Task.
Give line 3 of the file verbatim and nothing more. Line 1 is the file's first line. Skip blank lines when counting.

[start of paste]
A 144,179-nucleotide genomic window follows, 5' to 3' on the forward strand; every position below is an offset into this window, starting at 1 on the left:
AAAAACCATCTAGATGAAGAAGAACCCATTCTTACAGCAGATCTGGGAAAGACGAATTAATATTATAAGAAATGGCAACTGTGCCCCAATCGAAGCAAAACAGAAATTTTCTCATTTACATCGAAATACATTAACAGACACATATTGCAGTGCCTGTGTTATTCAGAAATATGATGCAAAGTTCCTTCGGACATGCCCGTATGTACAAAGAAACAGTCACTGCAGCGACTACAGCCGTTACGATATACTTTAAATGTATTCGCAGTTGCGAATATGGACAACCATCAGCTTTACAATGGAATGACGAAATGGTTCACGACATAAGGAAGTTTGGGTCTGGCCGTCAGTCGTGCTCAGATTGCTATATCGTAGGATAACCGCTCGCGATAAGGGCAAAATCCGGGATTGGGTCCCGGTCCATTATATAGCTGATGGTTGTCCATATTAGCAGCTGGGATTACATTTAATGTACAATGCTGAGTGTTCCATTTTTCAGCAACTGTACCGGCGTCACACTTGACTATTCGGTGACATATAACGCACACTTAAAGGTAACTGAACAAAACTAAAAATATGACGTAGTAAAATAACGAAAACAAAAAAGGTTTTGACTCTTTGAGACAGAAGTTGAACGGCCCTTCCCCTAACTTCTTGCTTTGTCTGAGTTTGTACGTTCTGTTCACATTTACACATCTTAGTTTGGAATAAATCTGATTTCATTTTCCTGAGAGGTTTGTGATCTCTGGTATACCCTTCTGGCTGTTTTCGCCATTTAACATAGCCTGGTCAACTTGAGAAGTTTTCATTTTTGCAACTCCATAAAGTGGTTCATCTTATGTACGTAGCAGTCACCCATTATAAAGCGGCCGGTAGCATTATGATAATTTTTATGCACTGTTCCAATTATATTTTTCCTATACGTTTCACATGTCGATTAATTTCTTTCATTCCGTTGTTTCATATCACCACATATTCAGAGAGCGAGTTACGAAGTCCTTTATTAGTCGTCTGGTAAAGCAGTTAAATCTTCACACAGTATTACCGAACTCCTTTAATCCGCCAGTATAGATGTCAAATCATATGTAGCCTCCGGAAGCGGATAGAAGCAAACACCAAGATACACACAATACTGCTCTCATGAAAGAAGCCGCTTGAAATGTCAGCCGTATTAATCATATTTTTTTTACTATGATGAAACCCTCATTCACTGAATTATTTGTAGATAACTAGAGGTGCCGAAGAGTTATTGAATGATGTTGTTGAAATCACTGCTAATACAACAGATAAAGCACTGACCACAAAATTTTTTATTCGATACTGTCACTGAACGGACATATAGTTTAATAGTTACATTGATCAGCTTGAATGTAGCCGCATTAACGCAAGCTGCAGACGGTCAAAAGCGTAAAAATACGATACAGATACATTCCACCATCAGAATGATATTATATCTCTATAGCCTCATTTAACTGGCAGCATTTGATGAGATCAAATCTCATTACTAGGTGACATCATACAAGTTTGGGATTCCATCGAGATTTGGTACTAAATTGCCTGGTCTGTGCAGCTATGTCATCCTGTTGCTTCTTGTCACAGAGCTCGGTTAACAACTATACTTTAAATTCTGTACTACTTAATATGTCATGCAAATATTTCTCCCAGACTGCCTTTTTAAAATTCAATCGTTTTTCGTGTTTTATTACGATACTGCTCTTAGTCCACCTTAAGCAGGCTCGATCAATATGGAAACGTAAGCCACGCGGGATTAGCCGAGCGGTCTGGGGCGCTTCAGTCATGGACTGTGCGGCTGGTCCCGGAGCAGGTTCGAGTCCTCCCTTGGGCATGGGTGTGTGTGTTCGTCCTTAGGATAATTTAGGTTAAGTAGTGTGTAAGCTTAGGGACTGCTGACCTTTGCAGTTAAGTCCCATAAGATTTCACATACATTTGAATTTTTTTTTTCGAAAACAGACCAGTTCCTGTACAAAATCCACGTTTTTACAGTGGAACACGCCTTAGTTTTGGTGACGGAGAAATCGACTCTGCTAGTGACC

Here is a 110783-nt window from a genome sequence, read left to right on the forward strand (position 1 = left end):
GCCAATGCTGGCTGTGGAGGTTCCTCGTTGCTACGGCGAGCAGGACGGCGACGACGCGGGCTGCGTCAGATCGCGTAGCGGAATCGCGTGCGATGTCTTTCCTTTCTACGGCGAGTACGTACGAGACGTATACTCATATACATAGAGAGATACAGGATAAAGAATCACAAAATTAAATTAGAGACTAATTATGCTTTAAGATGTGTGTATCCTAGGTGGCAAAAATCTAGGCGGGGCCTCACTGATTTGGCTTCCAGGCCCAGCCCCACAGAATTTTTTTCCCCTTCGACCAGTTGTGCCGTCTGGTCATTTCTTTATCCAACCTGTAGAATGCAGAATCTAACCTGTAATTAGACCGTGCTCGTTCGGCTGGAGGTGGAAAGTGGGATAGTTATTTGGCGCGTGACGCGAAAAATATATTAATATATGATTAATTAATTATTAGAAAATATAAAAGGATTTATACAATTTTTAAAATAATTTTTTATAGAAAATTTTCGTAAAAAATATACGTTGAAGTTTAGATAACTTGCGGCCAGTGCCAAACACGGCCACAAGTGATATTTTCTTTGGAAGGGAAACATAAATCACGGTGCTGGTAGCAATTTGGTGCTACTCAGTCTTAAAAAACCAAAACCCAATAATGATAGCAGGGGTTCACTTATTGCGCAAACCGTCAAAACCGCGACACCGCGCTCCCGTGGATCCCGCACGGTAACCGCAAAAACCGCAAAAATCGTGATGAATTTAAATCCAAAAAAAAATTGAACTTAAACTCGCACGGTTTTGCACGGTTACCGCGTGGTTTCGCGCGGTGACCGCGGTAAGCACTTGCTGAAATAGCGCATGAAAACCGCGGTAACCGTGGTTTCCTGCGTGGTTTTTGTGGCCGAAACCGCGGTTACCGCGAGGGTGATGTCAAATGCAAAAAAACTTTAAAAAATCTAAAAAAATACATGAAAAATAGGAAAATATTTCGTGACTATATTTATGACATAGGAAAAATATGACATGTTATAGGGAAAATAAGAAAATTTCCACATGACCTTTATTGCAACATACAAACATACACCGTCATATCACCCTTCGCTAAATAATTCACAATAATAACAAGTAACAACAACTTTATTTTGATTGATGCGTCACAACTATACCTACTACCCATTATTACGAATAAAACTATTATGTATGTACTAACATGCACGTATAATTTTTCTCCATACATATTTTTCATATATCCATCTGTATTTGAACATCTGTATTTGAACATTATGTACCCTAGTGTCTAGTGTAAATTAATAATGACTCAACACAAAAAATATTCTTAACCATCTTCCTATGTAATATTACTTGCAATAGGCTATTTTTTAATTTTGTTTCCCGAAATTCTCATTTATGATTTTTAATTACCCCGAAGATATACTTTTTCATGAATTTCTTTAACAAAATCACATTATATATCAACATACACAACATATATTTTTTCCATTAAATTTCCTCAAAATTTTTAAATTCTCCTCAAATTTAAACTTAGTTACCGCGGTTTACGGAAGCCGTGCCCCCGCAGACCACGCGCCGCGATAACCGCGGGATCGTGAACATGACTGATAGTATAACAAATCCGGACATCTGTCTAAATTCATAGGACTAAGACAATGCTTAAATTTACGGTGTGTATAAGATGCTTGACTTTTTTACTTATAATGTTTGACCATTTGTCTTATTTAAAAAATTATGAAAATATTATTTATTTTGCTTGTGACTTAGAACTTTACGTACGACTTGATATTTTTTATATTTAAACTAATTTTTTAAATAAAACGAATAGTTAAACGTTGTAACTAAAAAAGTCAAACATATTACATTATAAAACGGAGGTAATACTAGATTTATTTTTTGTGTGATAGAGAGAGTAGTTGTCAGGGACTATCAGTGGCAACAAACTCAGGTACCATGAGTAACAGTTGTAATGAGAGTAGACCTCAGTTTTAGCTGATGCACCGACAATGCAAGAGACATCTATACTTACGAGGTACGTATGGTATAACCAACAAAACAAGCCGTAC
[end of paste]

Here is a 110783-nt window from a genome sequence, read left to right on the forward strand (position 1 = left end):